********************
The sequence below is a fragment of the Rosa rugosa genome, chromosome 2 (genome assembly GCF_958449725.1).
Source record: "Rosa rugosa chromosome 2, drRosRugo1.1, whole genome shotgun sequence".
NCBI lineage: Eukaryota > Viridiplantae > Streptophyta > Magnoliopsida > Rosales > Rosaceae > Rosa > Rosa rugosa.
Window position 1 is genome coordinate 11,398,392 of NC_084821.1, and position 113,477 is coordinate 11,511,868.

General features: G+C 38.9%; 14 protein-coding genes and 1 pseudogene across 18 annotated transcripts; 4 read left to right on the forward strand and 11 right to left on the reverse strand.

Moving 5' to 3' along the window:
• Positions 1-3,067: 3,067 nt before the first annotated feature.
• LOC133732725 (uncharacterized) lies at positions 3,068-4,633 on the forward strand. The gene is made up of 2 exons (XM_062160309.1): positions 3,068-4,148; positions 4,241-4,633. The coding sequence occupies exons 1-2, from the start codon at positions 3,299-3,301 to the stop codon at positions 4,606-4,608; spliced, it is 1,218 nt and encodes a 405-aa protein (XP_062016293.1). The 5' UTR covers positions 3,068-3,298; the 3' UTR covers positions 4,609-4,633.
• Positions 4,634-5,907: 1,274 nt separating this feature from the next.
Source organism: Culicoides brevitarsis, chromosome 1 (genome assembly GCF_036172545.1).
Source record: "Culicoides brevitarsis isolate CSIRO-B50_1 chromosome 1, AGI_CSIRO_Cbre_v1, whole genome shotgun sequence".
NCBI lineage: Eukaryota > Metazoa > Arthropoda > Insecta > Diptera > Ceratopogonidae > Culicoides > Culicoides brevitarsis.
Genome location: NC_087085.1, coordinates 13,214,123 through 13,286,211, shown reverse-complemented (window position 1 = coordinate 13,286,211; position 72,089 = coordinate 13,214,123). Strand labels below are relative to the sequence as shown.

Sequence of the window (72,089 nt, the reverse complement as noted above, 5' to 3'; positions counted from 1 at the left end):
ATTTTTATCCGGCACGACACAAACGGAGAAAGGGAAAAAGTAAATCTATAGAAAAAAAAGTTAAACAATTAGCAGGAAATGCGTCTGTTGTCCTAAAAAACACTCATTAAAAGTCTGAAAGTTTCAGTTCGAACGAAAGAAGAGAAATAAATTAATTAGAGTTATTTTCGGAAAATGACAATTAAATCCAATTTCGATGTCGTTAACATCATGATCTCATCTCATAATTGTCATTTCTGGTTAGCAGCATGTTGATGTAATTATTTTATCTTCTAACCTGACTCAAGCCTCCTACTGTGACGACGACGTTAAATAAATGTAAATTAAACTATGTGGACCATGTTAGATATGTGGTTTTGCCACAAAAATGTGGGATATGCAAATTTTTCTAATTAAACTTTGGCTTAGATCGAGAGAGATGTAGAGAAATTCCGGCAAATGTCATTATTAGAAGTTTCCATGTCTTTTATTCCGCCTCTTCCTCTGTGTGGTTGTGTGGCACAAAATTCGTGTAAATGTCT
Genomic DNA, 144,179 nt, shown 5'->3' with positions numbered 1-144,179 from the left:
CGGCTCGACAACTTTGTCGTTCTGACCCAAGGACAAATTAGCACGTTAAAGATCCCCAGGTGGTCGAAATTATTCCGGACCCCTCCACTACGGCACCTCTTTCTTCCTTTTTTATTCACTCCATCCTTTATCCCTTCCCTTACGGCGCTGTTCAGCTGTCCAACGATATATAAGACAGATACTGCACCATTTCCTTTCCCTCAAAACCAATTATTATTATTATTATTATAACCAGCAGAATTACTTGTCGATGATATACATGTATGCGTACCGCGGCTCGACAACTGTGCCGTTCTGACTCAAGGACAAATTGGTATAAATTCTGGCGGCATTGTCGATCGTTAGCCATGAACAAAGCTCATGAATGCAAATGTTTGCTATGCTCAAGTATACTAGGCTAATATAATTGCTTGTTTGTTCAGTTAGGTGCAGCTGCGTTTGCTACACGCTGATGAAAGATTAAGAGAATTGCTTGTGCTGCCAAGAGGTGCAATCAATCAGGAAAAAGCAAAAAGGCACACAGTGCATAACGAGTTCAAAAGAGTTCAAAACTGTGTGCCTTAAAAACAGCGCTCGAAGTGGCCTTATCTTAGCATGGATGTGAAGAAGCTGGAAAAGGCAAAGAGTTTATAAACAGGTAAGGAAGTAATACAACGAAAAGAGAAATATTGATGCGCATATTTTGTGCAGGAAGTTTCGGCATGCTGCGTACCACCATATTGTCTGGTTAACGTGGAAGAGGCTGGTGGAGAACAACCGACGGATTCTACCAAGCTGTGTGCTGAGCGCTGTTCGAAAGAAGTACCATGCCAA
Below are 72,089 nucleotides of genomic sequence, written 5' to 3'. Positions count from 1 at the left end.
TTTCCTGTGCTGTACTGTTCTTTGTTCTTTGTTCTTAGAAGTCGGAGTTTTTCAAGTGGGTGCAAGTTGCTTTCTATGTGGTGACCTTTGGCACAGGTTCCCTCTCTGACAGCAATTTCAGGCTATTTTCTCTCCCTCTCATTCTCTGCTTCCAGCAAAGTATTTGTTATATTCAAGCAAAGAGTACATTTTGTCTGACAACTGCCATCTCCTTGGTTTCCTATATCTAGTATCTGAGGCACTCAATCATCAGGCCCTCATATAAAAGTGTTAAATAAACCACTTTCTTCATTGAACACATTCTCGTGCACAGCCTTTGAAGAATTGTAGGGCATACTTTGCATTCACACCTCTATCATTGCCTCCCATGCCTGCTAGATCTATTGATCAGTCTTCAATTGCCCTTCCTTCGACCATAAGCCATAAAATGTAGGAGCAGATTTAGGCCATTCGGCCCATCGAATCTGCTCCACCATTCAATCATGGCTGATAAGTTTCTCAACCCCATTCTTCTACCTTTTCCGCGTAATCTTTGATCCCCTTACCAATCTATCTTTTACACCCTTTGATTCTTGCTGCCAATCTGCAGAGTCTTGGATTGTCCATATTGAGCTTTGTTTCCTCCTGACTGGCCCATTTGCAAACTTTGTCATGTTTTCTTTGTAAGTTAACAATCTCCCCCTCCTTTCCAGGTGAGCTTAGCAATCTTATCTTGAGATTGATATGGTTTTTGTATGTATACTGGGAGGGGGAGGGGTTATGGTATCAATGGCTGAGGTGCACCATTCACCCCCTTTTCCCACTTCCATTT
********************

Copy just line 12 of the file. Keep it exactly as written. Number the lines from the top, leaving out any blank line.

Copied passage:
NCBI lineage: Eukaryota > Metazoa > Arthropoda > Insecta > Diptera > Ceratopogonidae > Culicoides > Culicoides brevitarsis.